1) Get a trial period if you can. Not everyone will do that, but some will, especially if it comes from a friend-of-a-friend. That's how I bought the best horse I ever owned. He came from a friend of a friend and I got him on a two week trial and after a week I knew I had to have him. I didn't really know the seller well myself, but a friend of mine did, and I'm sure she put in a good word that I took care of my horses. And also, I felt comfortable dealing with someone that at least someone I knew, knew semi-well. So it worked out perfect.

2) Get another set of eyes to go with you, preferably a very experienced horse person. I did everything "wrong" with my last horse purchase. I did one short test-ride and was unable to get a trial period as the horse was slated to go to auction. So I basically bought her after riding her for 20 minutes. NOT the way to buy a horse, in my opinion, but my friend used to be a horse trader and evaluated the horse with me and felt she would work out, and she did. I love my mare! But it could very easily have gone wrong and the only reason I took the chance is my friend was very confident in her ability to judge the horse.

So those are my "happy ending" stories.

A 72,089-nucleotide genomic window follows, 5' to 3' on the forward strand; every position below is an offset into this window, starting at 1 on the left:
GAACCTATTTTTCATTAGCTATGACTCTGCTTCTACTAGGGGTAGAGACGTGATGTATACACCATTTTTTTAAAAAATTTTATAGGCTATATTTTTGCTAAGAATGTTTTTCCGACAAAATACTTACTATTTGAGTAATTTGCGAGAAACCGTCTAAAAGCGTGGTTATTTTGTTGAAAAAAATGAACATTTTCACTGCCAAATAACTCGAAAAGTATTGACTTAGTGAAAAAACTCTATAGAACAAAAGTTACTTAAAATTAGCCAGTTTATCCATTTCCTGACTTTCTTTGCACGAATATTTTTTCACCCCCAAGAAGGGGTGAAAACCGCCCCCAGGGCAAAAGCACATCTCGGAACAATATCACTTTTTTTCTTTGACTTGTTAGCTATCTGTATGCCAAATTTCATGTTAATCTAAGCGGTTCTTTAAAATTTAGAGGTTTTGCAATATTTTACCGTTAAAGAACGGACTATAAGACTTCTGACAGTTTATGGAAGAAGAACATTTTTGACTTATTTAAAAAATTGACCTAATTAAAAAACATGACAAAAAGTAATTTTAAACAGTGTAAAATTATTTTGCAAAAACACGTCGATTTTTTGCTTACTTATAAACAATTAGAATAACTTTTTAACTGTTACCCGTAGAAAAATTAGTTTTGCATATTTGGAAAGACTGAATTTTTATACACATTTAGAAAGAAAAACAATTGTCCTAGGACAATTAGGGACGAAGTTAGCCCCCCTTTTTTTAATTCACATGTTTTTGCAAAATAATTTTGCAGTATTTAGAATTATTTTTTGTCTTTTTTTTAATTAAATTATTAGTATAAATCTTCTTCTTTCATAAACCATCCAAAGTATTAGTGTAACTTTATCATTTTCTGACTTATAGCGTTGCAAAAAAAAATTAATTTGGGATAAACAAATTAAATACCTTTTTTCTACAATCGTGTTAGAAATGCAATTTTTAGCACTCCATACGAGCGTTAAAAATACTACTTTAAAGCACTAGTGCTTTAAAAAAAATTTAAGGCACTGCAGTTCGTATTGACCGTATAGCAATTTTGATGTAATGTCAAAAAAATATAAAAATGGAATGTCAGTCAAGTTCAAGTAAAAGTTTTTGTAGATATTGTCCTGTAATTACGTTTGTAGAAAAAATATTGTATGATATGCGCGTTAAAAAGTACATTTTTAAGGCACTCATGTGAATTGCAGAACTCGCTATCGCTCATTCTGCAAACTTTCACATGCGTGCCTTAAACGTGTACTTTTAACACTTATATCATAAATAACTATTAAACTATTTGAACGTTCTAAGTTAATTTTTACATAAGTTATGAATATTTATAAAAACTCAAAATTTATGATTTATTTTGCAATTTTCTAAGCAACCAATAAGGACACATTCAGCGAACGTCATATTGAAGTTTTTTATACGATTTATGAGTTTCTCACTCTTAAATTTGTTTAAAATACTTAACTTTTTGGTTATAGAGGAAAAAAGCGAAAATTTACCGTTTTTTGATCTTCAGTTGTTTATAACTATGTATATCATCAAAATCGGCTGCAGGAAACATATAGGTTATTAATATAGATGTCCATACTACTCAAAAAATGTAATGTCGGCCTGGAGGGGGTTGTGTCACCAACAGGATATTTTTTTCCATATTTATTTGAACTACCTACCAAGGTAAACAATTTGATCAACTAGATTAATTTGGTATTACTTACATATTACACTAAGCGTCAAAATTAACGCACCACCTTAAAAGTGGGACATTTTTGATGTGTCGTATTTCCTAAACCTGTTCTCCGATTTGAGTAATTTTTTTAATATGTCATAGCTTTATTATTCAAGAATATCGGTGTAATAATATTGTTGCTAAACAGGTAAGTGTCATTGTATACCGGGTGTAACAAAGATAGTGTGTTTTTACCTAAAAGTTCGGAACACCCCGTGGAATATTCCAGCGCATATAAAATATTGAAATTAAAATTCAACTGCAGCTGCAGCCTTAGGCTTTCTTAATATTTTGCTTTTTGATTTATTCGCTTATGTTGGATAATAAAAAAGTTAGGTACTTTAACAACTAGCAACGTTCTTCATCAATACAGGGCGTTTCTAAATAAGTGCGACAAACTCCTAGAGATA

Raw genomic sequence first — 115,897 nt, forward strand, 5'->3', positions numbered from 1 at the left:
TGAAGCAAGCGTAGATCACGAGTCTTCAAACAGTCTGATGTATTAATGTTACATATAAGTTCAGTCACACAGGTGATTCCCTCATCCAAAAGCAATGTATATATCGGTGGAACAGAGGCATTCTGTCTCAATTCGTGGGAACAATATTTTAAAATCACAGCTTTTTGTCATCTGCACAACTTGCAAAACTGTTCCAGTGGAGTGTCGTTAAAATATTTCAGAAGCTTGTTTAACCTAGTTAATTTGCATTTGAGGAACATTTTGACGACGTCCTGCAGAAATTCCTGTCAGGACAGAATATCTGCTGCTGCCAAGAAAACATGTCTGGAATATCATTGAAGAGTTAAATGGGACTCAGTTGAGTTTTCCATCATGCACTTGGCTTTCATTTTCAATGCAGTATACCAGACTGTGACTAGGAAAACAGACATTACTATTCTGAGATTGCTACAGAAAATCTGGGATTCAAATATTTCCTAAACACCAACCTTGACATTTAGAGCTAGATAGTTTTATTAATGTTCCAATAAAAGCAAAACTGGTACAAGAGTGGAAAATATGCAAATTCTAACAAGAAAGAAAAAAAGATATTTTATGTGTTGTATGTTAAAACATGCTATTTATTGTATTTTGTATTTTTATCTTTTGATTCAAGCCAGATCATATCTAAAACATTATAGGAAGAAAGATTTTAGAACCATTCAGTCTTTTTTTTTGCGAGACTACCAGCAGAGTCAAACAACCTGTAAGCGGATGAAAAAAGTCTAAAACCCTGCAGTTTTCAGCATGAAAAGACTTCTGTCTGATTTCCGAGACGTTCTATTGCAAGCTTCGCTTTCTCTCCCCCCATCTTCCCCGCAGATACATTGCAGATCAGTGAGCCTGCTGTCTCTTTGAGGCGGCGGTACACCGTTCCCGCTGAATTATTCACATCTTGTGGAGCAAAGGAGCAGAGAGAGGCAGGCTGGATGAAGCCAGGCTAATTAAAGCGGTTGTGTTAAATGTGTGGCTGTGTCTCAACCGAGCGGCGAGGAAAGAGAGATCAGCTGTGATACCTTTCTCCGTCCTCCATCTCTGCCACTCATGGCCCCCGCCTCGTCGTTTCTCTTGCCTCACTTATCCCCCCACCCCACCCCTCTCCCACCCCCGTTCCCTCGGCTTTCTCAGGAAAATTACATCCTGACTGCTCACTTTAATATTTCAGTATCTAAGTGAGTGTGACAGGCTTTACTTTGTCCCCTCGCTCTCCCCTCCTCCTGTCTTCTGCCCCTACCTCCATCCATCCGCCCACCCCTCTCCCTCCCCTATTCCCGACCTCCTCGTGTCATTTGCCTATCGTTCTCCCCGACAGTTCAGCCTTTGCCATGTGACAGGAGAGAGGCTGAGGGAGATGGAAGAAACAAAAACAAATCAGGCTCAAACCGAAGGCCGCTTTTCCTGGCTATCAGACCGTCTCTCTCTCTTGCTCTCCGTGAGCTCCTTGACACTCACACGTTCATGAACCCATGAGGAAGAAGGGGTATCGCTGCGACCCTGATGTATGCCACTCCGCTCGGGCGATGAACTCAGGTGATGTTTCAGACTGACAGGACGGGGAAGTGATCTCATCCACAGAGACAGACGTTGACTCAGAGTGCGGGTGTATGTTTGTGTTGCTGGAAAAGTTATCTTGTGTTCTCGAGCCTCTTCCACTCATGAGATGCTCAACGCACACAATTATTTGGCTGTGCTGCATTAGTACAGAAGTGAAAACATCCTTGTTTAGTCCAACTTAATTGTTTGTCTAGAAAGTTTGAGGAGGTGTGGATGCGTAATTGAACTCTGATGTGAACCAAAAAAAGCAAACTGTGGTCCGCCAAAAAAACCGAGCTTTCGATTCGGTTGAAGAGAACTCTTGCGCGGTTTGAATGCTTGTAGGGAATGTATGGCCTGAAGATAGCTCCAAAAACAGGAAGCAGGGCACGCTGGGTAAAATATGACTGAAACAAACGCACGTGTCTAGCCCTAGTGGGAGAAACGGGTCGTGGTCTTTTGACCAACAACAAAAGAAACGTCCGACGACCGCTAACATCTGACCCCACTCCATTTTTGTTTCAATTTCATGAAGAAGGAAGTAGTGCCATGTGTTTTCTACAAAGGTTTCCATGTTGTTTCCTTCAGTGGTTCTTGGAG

Then I also have the story of the two horses I bought that couldn't be ridden separately. Boy was I dumb on that one. But I also learned to be a lot more cautious in horse shopping.

Of course any horse can take advantage of a beginner and the beginner has to do their part to learn how to control a horse. But I am talking about problems beyond that. You really don't want to buy someone's "problem child" if you can help it.
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post #30 of 41 Old 09-09-2014, 06:39 PM Thread Starter
Join Date: Sep 2014
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Also, try and buy horses through people you know. I got my pony because my riding instructor found her through a good friend that she knows through the local pony club. She recommended that we go for a look. Shes a good horse (even though shes at that annoying stage of testing me out ). When we were looking through Gumtree and noticeboards, the horses we looked at were starved, drugged, full of vices or impossible to control. Lesson learnt: ask people you know and like that are good with horses and have contacts. :)